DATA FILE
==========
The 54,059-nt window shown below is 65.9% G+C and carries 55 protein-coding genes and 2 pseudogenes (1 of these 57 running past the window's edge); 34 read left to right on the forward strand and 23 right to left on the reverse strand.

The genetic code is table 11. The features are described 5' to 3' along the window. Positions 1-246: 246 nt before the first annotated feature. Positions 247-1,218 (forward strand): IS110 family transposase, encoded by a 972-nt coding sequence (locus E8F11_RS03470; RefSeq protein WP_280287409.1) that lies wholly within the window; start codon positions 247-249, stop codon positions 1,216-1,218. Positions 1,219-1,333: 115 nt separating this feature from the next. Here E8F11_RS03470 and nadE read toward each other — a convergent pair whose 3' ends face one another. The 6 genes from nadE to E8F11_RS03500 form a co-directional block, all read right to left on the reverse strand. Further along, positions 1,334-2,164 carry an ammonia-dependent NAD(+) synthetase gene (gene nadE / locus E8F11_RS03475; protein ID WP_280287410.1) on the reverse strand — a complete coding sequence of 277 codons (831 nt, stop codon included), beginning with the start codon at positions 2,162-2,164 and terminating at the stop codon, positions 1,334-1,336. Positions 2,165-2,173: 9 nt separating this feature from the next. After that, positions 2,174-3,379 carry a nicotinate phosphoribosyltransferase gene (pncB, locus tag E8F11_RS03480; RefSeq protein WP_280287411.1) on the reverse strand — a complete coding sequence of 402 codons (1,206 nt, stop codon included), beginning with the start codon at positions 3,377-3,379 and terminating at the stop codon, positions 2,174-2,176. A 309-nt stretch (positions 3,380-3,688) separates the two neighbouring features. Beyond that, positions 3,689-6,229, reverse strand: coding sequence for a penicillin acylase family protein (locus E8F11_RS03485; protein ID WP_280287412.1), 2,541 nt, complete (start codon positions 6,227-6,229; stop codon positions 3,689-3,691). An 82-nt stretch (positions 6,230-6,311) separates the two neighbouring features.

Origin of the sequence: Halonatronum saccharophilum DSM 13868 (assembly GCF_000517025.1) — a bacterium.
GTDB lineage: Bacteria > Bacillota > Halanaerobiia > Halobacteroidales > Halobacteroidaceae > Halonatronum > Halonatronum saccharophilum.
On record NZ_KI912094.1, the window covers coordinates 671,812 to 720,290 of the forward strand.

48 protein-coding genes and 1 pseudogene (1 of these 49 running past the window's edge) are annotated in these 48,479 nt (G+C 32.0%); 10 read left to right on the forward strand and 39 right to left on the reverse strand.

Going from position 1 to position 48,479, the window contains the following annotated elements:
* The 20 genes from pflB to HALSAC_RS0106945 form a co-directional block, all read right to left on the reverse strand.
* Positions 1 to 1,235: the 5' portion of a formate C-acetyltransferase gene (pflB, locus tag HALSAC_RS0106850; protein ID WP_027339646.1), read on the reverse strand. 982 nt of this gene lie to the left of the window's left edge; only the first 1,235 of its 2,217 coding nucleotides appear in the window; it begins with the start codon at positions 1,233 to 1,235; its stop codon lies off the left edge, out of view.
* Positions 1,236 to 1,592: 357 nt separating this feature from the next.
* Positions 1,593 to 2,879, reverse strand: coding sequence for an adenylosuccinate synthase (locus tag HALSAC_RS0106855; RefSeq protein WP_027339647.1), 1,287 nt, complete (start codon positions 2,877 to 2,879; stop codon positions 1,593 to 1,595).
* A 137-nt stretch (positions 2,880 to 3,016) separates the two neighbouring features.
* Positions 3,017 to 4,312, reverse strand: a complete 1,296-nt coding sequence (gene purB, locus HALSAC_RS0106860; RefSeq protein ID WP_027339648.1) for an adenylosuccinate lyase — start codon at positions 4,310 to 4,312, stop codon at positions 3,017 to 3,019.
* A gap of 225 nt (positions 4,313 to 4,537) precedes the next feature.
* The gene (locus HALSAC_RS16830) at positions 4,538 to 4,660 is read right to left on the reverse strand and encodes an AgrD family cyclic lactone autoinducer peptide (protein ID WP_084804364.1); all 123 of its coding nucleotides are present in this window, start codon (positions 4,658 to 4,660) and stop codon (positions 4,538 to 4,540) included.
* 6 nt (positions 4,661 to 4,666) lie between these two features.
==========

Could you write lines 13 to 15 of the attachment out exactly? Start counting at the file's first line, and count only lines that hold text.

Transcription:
* Positions 3,017 to 4,312, reverse strand: a complete 1,296-nt coding sequence (gene purB, locus HALSAC_RS0106860; RefSeq protein ID WP_027339648.1) for an adenylosuccinate lyase — start codon at positions 4,310 to 4,312, stop codon at positions 3,017 to 3,019.
* A gap of 225 nt (positions 4,313 to 4,537) precedes the next feature.
* The gene (locus HALSAC_RS16830) at positions 4,538 to 4,660 is read right to left on the reverse strand and encodes an AgrD family cyclic lactone autoinducer peptide (protein ID WP_084804364.1); all 123 of its coding nucleotides are present in this window, start codon (positions 4,658 to 4,660) and stop codon (positions 4,538 to 4,540) included.